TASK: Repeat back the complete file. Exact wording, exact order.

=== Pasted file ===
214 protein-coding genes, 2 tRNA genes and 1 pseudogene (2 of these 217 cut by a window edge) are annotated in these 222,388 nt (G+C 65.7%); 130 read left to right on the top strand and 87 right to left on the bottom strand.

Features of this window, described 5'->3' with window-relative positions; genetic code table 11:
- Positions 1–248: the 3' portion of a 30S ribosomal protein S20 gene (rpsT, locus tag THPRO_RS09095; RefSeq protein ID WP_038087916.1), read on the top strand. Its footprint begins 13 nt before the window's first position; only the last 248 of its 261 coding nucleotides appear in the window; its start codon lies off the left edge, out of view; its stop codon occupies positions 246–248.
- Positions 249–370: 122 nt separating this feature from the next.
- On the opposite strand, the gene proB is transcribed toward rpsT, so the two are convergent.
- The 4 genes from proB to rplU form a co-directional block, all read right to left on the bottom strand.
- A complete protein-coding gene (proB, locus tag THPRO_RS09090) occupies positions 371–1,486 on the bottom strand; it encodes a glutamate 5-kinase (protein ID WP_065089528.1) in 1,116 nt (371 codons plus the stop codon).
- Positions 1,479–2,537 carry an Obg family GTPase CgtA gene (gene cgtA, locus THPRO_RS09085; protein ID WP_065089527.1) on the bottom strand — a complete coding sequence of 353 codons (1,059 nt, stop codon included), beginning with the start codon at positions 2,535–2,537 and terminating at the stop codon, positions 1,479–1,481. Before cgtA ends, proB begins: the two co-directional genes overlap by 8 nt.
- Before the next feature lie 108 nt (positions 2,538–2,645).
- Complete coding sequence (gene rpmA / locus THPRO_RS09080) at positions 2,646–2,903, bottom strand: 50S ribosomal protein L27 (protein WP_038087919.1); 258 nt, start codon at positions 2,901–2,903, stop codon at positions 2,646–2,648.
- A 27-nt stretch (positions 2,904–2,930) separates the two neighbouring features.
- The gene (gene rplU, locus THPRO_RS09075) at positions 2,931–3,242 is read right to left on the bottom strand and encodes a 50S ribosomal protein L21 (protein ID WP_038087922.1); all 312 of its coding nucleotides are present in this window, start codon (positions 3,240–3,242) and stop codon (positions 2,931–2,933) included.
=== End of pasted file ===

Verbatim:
214 protein-coding genes, 2 tRNA genes and 1 pseudogene (2 of these 217 cut by a window edge) are annotated in these 222,388 nt (G+C 65.7%); 130 read left to right on the top strand and 87 right to left on the bottom strand.

Features of this window, described 5'->3' with window-relative positions; genetic code table 11:
- Positions 1–248: the 3' portion of a 30S ribosomal protein S20 gene (rpsT, locus tag THPRO_RS09095; RefSeq protein ID WP_038087916.1), read on the top strand. Its footprint begins 13 nt before the window's first position; only the last 248 of its 261 coding nucleotides appear in the window; its start codon lies off the left edge, out of view; its stop codon occupies positions 246–248.
- Positions 249–370: 122 nt separating this feature from the next.
- On the opposite strand, the gene proB is transcribed toward rpsT, so the two are convergent.
- The 4 genes from proB to rplU form a co-directional block, all read right to left on the bottom strand.
- A complete protein-coding gene (proB, locus tag THPRO_RS09090) occupies positions 371–1,486 on the bottom strand; it encodes a glutamate 5-kinase (protein ID WP_065089528.1) in 1,116 nt (371 codons plus the stop codon).
- Positions 1,479–2,537 carry an Obg family GTPase CgtA gene (gene cgtA, locus THPRO_RS09085; protein ID WP_065089527.1) on the bottom strand — a complete coding sequence of 353 codons (1,059 nt, stop codon included), beginning with the start codon at positions 2,535–2,537 and terminating at the stop codon, positions 1,479–1,481. Before cgtA ends, proB begins: the two co-directional genes overlap by 8 nt.
- Before the next feature lie 108 nt (positions 2,538–2,645).
- Complete coding sequence (gene rpmA / locus THPRO_RS09080) at positions 2,646–2,903, bottom strand: 50S ribosomal protein L27 (protein WP_038087919.1); 258 nt, start codon at positions 2,901–2,903, stop codon at positions 2,646–2,648.
- A 27-nt stretch (positions 2,904–2,930) separates the two neighbouring features.
- The gene (gene rplU, locus THPRO_RS09075) at positions 2,931–3,242 is read right to left on the bottom strand and encodes a 50S ribosomal protein L21 (protein ID WP_038087922.1); all 312 of its coding nucleotides are present in this window, start codon (positions 3,240–3,242) and stop codon (positions 2,931–2,933) included.